•     Pathology.
•     Patients with Graves’ disease have an enlarged gland with increased vascularity. The gland is diffuse and
      symmetrical, resulting in significant enlargement that is grossly visible.
•     On microscopic examination, the follicles are small, with hyperplastic columnar epithelium. Hyperplasia of
      these cells is exhibited by rapidly dividing nuclei and papillary projections of the follicular epithelium
      within the central follicles. Increased lymphoid tissue deposition is also demonstrable in many patients
      with Graves’ disease.

Clinical Presentation.
•      The patient with classic Graves’ disease usually has a visibly goiter , accompanying clinical thyrotoxicosis
       and exophthalmos complete the classic triad of the disease.
•      Physical examination is remarkable for an diffusely enlarged thyroid .With increased vascularity, a bruit is
       often heard.
•      Exophthalmos is thought to be due( Autoimmune ) to the stimulation of fatty fibrous tissue behind the
       orbit causing outward pressure. Conjunctival swelling with accompanying congestion and edema are
       advanced signs of exophthalmos. Spasm of the upper eyelid resulting in retraction and visualization of a
       larger amount of sclera than normal and can lead to a lid lag and exacerbation of the already swollen
       conjunctiva. All of these pressure related phenomena can progress to decreased oculomuscular
       movements, ophthalmoplegia, and diplopia. Optic nerve damage and blindness can be a long-term result
       if the underlying condition is not corrected. Sustained hyperthyroidism should be aggressively treated to
       remove the stimulus to the retro-orbital tissues.

Clinical Presentation
•      weight loss despite of increased appetite
•       Sweating, heat intolerance, and thirst.
•      The menstrual cycle can be altered to the point of amenorrhea.
•      Cardiovascular :high-output cardiac failure and congestive heart failure with peripheral edema.
       Arrhythmias include ventricular tachycardia or atrial fibrillation.
•      Psychiatric :altered sleep patterns, insomnia ,emotional mood swings, fatigue, excitability, and agitation.
•      Gastrointestinal :increased bowel frequency to the point of diarrhea and electrolyte wasting.
Diagnosis.
•     An enlarged smooth thyroid mass and signs and symptoms of thyrotoxicosis suggest the diagnosis.
•     A cost-effective work-up can include an extensive history, physical examination, and thyroid function tests.
•     In addition to elevated levels of T3 and T4 , a decreased or undetectable level of TSH should be
      demonstrated.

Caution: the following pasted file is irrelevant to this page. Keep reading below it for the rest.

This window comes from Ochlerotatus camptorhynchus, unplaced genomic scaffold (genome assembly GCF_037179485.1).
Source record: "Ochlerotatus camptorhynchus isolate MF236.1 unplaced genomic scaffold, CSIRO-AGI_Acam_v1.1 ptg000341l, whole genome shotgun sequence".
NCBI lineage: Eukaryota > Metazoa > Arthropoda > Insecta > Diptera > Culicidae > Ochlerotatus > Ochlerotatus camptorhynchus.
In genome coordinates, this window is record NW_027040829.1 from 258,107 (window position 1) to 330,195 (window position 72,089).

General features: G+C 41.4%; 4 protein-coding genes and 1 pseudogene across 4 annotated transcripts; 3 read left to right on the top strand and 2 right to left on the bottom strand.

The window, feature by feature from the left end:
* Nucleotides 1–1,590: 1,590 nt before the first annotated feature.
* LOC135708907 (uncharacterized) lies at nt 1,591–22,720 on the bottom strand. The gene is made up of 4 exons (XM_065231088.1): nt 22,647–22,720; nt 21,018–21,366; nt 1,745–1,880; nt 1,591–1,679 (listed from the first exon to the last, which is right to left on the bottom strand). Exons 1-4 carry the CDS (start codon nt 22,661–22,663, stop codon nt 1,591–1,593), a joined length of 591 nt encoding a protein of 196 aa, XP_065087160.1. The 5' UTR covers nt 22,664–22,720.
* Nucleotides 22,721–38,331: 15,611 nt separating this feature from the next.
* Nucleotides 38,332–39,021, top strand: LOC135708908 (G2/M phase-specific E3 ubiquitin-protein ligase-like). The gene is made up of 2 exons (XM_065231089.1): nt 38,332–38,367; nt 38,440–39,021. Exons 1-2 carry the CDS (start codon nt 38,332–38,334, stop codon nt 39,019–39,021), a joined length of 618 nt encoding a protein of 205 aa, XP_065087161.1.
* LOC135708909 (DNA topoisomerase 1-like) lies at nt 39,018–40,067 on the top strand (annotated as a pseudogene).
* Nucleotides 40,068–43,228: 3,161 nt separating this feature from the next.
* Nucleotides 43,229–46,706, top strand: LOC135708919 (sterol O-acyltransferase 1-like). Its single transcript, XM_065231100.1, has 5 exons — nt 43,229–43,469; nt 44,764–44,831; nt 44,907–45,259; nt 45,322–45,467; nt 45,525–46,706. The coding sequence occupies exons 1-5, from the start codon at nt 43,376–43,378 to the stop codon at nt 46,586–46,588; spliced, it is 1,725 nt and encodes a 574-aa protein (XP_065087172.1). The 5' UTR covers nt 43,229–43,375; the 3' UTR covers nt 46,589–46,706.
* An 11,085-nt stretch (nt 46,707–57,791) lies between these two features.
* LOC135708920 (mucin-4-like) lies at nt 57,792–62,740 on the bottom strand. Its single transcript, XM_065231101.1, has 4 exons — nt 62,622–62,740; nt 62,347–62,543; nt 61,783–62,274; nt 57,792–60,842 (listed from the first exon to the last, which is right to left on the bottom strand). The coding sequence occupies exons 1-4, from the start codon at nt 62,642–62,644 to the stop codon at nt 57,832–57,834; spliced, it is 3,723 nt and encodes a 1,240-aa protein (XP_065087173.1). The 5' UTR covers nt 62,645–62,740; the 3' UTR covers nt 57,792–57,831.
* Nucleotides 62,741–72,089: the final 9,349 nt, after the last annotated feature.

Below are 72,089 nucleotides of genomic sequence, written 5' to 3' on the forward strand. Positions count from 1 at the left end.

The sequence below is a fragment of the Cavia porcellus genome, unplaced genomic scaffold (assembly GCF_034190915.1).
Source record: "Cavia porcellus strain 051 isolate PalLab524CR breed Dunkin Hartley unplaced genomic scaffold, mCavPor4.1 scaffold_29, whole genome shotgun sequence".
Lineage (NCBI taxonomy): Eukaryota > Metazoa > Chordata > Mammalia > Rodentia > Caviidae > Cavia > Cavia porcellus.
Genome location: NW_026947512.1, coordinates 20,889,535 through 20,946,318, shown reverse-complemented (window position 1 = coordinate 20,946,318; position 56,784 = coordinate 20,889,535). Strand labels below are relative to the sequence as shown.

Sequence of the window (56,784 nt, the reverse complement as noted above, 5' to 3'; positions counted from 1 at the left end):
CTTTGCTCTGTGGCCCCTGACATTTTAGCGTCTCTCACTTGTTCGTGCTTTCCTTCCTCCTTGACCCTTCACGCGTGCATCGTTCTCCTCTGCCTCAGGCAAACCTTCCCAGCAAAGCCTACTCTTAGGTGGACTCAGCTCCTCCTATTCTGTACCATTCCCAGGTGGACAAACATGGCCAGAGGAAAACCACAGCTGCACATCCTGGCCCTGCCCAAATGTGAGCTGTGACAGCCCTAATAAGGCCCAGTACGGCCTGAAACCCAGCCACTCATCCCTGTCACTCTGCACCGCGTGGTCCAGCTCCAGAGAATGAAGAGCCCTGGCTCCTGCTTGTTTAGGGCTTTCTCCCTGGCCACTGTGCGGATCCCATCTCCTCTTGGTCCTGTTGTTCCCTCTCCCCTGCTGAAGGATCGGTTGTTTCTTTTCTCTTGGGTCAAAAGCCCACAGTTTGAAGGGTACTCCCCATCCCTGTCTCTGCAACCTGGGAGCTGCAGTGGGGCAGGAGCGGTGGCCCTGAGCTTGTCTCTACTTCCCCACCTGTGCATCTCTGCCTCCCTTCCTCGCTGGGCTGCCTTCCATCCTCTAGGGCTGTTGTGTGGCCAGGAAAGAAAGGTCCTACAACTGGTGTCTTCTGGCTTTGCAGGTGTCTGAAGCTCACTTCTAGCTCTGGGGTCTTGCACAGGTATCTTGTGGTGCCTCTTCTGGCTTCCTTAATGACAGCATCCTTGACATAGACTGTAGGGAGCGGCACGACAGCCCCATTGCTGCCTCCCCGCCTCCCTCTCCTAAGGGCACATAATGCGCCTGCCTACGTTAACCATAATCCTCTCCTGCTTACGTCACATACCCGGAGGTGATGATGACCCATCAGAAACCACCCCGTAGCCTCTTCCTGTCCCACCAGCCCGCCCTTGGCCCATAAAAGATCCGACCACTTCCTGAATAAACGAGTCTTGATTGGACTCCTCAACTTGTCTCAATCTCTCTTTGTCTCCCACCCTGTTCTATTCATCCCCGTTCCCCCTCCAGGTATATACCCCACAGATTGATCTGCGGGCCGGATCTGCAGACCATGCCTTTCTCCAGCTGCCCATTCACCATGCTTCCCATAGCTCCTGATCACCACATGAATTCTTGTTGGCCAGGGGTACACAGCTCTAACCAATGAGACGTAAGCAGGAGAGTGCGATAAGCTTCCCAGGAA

•     Thyroid antibodies are usually detected in elevated quantities.
•     Extensive use of imaging studies may or may not be required, given the clinical suspicion. A 123 I radionuclide
      scan should demonstrate diffuse uptake throughout an enlarged gland. An ultrasound of the neck may be
      used . However, the absolute requirement of the latter image for preoperative assessment is not universally
      agreed on.

Treatment.
•     There have been three classic methods to treat Graves’ disease: radioiodine ablation, surgery, and
      antithyroid medication.
•     Clearly, patients with Graves’ disease need to be educated regarding appropriate choices, the risks of each
      treatment, and the expectation of complete success.

Antithyroid Medication.
•     The main antithyroid action of the drugs PTU, methimazole, and carbimazole (5-10mg /8h).
•      Additionally, β-blocking agents such as propranolol(10-40mg /8h).
•     In the acute circumstance, steroids and β blockers combine both effects to gain rapid control of the
      hypermetabolic effects of increased peripheral T4 and T3 .
•     Antithyroid medication is effective in gaining rapid control of thyrotoxicosis; however, the relapse rate after
      discontinuation of medication may approach 50% 12 to 18 months after cessation.

Thyroid Resection.
•     The advantages of surgical ablation of the thyroid include rapid, effective treatment of thyrotoxicosis . The
      amount of residual tissue is a subject of debate.
•     Complete ablation of thyroid tissue requires a total thyroidectomy, which is associated with the highest rates
      of hypoparathyroidism and recurrent laryngeal nerve damage. Some groups have reported that total
      thyroidectomy is the most effective way to treat patients with severe Graves’ disease because it offers the
      lowest rate of relapse. It may be that patients, particularly those with ophthalmopathy, are stabilized most
      successfully by total thyroidectomy. Removal of the entire antigenic focus may be the most likely explanation
      for this observation.